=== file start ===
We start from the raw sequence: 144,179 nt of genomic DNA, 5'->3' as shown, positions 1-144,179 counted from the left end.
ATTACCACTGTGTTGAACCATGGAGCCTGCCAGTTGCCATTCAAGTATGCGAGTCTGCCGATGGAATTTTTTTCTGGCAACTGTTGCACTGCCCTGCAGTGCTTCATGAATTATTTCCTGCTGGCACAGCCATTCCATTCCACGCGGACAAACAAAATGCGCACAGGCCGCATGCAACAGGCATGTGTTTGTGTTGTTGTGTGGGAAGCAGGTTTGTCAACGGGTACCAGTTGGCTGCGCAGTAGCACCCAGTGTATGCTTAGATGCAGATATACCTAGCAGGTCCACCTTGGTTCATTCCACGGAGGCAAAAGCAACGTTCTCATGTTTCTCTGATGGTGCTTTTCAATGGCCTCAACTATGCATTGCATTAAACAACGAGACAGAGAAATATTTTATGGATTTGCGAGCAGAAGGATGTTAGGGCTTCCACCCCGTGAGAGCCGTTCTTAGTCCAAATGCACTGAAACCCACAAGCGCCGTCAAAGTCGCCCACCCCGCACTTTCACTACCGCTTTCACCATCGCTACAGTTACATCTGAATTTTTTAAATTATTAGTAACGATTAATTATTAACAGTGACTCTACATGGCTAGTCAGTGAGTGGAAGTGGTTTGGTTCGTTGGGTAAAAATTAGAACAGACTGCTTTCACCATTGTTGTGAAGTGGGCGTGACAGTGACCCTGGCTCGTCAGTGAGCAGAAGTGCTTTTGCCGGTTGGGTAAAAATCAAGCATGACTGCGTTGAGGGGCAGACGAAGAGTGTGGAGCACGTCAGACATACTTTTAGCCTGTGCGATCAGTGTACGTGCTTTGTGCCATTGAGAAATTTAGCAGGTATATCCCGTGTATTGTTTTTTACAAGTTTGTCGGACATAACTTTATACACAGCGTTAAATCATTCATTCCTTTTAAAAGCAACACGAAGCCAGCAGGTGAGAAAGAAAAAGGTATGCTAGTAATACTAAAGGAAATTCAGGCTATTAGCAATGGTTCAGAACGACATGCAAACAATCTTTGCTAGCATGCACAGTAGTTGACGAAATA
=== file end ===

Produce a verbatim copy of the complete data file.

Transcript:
We start from the raw sequence: 144,179 nt of genomic DNA, 5'->3' as shown, positions 1-144,179 counted from the left end.
ATTACCACTGTGTTGAACCATGGAGCCTGCCAGTTGCCATTCAAGTATGCGAGTCTGCCGATGGAATTTTTTTCTGGCAACTGTTGCACTGCCCTGCAGTGCTTCATGAATTATTTCCTGCTGGCACAGCCATTCCATTCCACGCGGACAAACAAAATGCGCACAGGCCGCATGCAACAGGCATGTGTTTGTGTTGTTGTGTGGGAAGCAGGTTTGTCAACGGGTACCAGTTGGCTGCGCAGTAGCACCCAGTGTATGCTTAGATGCAGATATACCTAGCAGGTCCACCTTGGTTCATTCCACGGAGGCAAAAGCAACGTTCTCATGTTTCTCTGATGGTGCTTTTCAATGGCCTCAACTATGCATTGCATTAAACAACGAGACAGAGAAATATTTTATGGATTTGCGAGCAGAAGGATGTTAGGGCTTCCACCCCGTGAGAGCCGTTCTTAGTCCAAATGCACTGAAACCCACAAGCGCCGTCAAAGTCGCCCACCCCGCACTTTCACTACCGCTTTCACCATCGCTACAGTTACATCTGAATTTTTTAAATTATTAGTAACGATTAATTATTAACAGTGACTCTACATGGCTAGTCAGTGAGTGGAAGTGGTTTGGTTCGTTGGGTAAAAATTAGAACAGACTGCTTTCACCATTGTTGTGAAGTGGGCGTGACAGTGACCCTGGCTCGTCAGTGAGCAGAAGTGCTTTTGCCGGTTGGGTAAAAATCAAGCATGACTGCGTTGAGGGGCAGACGAAGAGTGTGGAGCACGTCAGACATACTTTTAGCCTGTGCGATCAGTGTACGTGCTTTGTGCCATTGAGAAATTTAGCAGGTATATCCCGTGTATTGTTTTTTACAAGTTTGTCGGACATAACTTTATACACAGCGTTAAATCATTCATTCCTTTTAAAAGCAACACGAAGCCAGCAGGTGAGAAAGAAAAAGGTATGCTAGTAATACTAAAGGAAATTCAGGCTATTAGCAATGGTTCAGAACGACATGCAAACAATCTTTGCTAGCATGCACAGTAGTTGACGAAATA